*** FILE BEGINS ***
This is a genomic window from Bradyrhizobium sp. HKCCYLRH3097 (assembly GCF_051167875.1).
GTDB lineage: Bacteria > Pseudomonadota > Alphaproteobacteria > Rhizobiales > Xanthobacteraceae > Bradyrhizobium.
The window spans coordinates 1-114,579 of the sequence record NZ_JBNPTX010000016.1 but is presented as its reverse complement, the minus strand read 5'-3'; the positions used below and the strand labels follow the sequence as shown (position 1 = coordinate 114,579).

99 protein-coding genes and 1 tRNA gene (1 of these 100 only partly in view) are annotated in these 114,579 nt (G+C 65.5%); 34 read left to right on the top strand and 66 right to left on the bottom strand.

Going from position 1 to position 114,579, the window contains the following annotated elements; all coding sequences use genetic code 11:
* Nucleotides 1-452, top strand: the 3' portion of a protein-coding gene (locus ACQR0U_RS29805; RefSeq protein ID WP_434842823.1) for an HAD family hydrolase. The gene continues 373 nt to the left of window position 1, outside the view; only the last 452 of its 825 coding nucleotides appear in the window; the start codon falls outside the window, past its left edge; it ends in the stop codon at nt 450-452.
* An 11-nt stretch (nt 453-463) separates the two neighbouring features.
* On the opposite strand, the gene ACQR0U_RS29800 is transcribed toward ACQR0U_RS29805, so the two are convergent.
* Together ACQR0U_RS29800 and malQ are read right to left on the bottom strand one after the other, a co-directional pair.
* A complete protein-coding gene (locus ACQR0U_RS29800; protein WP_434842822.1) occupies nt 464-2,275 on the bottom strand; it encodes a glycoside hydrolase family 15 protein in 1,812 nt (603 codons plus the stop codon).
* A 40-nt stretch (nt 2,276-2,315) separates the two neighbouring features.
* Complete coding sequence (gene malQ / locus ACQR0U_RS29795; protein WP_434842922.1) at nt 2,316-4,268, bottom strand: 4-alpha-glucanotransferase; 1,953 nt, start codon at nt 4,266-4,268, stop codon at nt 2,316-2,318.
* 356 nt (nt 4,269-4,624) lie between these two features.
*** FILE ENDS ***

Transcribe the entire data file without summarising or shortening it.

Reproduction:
This is a genomic window from Bradyrhizobium sp. HKCCYLRH3097 (assembly GCF_051167875.1).
GTDB lineage: Bacteria > Pseudomonadota > Alphaproteobacteria > Rhizobiales > Xanthobacteraceae > Bradyrhizobium.
The window spans coordinates 1-114,579 of the sequence record NZ_JBNPTX010000016.1 but is presented as its reverse complement, the minus strand read 5'-3'; the positions used below and the strand labels follow the sequence as shown (position 1 = coordinate 114,579).

99 protein-coding genes and 1 tRNA gene (1 of these 100 only partly in view) are annotated in these 114,579 nt (G+C 65.5%); 34 read left to right on the top strand and 66 right to left on the bottom strand.

Going from position 1 to position 114,579, the window contains the following annotated elements; all coding sequences use genetic code 11:
* Nucleotides 1-452, top strand: the 3' portion of a protein-coding gene (locus ACQR0U_RS29805; RefSeq protein ID WP_434842823.1) for an HAD family hydrolase. The gene continues 373 nt to the left of window position 1, outside the view; only the last 452 of its 825 coding nucleotides appear in the window; the start codon falls outside the window, past its left edge; it ends in the stop codon at nt 450-452.
* An 11-nt stretch (nt 453-463) separates the two neighbouring features.
* On the opposite strand, the gene ACQR0U_RS29800 is transcribed toward ACQR0U_RS29805, so the two are convergent.
* Together ACQR0U_RS29800 and malQ are read right to left on the bottom strand one after the other, a co-directional pair.
* A complete protein-coding gene (locus ACQR0U_RS29800; protein WP_434842822.1) occupies nt 464-2,275 on the bottom strand; it encodes a glycoside hydrolase family 15 protein in 1,812 nt (603 codons plus the stop codon).
* A 40-nt stretch (nt 2,276-2,315) separates the two neighbouring features.
* Complete coding sequence (gene malQ / locus ACQR0U_RS29795; protein WP_434842922.1) at nt 2,316-4,268, bottom strand: 4-alpha-glucanotransferase; 1,953 nt, start codon at nt 4,266-4,268, stop codon at nt 2,316-2,318.
* 356 nt (nt 4,269-4,624) lie between these two features.